Results and discussion. The MVPA3 and MVPA7 groups were tested meaningfully different in every aspect of reported friendship. Figure 1 gives an example of the group shares of the children reporting having friends to share emotions and having trustful communication with – to demonstrate meaningful intergroup differences on these scales. Thus the MVPA3 group was tested with a general sagging trend in the emotions sharing aspect with age, with a minor growth in the 15years-old girls. The highest intergroup differences were found in the 13-year-old girls and 15-year-old boys subgroups.

Figure 1. Group shares reporting having good friends to share joys and sorrows with

The intergroup differences were less meaningful on the trustful communication scale, with the highest peak in the 13-year-old girls subgroup (p <0.05). Given on Figure 2 are the group shares reporting good mutual peer help and support in difficult situations.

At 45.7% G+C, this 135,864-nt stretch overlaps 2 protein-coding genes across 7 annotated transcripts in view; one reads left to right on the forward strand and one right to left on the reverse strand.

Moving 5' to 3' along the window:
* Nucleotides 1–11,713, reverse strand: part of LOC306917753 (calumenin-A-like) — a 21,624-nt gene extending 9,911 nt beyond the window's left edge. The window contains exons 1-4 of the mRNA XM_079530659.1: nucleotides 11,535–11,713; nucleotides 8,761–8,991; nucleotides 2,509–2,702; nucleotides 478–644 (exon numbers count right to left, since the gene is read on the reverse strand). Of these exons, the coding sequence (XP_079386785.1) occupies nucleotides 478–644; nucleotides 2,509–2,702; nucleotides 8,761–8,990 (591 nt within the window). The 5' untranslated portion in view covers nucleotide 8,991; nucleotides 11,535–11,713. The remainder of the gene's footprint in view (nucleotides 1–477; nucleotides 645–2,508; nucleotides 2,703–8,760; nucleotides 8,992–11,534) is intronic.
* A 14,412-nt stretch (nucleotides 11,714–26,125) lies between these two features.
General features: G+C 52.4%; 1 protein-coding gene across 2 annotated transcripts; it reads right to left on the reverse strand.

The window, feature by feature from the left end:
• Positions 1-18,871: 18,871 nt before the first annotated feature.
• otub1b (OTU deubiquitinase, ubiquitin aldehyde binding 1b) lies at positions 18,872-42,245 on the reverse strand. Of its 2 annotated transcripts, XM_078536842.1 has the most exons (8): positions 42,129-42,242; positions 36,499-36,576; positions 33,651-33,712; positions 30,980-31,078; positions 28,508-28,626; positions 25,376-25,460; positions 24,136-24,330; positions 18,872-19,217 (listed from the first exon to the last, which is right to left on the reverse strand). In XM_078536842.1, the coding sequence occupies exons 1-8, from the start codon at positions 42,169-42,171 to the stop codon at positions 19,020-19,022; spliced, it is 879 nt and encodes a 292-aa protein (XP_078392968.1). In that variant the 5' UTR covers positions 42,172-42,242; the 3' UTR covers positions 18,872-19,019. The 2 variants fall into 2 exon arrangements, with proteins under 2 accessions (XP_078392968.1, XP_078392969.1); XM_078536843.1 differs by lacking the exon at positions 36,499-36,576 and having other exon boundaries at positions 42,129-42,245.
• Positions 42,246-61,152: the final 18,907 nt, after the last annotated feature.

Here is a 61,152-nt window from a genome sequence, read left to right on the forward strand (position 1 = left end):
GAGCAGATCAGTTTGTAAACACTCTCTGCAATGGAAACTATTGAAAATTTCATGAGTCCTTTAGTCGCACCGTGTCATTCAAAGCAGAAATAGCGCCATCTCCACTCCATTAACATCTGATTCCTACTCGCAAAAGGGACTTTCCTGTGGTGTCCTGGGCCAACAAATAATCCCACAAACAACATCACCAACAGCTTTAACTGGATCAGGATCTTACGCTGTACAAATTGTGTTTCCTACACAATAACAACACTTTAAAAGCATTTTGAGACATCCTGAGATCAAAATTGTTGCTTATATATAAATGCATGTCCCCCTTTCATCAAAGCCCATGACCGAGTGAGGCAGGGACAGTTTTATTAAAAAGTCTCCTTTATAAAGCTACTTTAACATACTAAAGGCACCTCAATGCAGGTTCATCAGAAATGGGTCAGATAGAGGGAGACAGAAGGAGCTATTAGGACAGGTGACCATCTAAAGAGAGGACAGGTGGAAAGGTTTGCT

Figure 2. Group shares reporting having good friends eager to help

The above test scales demonstrate meaningful intergroup (MVPA3 versus MVPA7) differences, with a peak of mutual help in the 13-year-old boys subgroup.

Conclusion. The survey data and analysis clearly demonstrate a direct correlation between commitment for the physical education and sports classes and reported quality of the peer friendship with mutual trust and help. As demonstrated by Figures 1-2, the moderate to vigorous physical activity group 3 boys were tested with a fall on these scales with age – versus the moderate to vigorous physical activity group 7 boys tested with growth on every of the four scales versus the 13-year-old boys subgroup. The data gives reasons to believe that the physical activity and socialization success are closely correlated in the school sample, with the higher commitment for the physical education and sports classes being clearly beneficial for friendship and – as found by our prior studies under the Project – this friendship in its turn heavily contributes to the physical education and sports motivations.

References